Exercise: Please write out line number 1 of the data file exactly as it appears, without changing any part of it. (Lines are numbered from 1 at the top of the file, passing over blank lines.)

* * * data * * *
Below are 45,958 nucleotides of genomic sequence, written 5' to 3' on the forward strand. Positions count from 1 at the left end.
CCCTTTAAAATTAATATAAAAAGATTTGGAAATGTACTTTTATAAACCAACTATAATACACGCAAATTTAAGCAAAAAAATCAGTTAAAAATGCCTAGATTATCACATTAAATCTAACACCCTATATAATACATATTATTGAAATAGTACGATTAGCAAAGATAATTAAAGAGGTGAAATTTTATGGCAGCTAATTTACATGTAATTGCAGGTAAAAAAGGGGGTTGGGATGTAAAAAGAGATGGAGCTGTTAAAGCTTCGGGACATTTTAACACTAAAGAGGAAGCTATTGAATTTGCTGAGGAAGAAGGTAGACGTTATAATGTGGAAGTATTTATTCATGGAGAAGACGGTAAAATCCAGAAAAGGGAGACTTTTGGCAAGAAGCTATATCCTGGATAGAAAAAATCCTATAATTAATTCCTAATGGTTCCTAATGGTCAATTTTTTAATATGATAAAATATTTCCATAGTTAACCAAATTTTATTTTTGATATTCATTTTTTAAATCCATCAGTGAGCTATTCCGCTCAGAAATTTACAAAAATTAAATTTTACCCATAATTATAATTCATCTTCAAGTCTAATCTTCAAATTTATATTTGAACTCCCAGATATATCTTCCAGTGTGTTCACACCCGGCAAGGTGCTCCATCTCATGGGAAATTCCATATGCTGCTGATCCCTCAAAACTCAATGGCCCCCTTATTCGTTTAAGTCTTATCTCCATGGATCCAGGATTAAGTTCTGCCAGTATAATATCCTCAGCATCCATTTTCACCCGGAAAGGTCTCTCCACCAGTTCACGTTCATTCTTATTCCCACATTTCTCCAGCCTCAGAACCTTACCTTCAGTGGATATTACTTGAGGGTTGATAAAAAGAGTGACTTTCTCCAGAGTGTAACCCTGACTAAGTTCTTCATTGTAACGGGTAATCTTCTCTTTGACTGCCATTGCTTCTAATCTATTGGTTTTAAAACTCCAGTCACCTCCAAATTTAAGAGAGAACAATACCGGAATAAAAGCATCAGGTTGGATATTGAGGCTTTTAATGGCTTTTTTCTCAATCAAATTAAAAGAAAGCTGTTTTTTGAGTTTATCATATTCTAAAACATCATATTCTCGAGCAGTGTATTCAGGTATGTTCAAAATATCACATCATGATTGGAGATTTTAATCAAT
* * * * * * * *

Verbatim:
Below are 45,958 nucleotides of genomic sequence, written 5' to 3' on the forward strand. Positions count from 1 at the left end.